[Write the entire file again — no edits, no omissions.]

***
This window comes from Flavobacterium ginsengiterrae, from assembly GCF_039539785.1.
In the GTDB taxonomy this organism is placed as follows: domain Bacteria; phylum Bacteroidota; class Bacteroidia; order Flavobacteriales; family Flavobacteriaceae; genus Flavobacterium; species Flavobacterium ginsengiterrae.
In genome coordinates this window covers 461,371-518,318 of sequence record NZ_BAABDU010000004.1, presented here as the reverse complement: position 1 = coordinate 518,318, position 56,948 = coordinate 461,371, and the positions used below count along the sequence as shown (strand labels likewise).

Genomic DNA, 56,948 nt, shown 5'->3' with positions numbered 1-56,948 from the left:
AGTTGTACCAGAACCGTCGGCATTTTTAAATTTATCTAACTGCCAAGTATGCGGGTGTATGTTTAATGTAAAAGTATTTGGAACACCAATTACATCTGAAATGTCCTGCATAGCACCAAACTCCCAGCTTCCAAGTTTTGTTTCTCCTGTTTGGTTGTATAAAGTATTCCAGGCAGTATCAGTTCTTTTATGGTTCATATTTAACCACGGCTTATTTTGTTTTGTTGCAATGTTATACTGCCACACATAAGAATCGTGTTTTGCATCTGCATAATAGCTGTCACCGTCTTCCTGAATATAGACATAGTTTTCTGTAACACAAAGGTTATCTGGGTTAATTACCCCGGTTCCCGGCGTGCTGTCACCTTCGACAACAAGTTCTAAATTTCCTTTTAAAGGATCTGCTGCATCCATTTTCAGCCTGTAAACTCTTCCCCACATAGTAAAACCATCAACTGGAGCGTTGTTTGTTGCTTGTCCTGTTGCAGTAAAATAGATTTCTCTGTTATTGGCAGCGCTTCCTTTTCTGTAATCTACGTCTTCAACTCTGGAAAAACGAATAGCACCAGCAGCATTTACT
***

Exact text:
This window comes from Flavobacterium ginsengiterrae, from assembly GCF_039539785.1.
In the GTDB taxonomy this organism is placed as follows: domain Bacteria; phylum Bacteroidota; class Bacteroidia; order Flavobacteriales; family Flavobacteriaceae; genus Flavobacterium; species Flavobacterium ginsengiterrae.
In genome coordinates this window covers 461,371-518,318 of sequence record NZ_BAABDU010000004.1, presented here as the reverse complement: position 1 = coordinate 518,318, position 56,948 = coordinate 461,371, and the positions used below count along the sequence as shown (strand labels likewise).

Genomic DNA, 56,948 nt, shown 5'->3' with positions numbered 1-56,948 from the left:
AGTTGTACCAGAACCGTCGGCATTTTTAAATTTATCTAACTGCCAAGTATGCGGGTGTATGTTTAATGTAAAAGTATTTGGAACACCAATTACATCTGAAATGTCCTGCATAGCACCAAACTCCCAGCTTCCAAGTTTTGTTTCTCCTGTTTGGTTGTATAAAGTATTCCAGGCAGTATCAGTTCTTTTATGGTTCATATTTAACCACGGCTTATTTTGTTTTGTTGCAATGTTATACTGCCACACATAAGAATCGTGTTTTGCATCTGCATAATAGCTGTCACCGTCTTCCTGAATATAGACATAGTTTTCTGTAACACAAAGGTTATCTGGGTTAATTACCCCGGTTCCCGGCGTGCTGTCACCTTCGACAACAAGTTCTAAATTTCCTTTTAAAGGATCTGCTGCATCCATTTTCAGCCTGTAAACTCTTCCCCACATAGTAAAACCATCAACTGGAGCGTTGTTTGTTGCTTGTCCTGTTGCAGTAAAATAGATTTCTCTGTTATTGGCAGCGCTTCCTTTTCTGTAATCTACGTCTTCAACTCTGGAAAAACGAATAGCACCAGCAGCATTTACT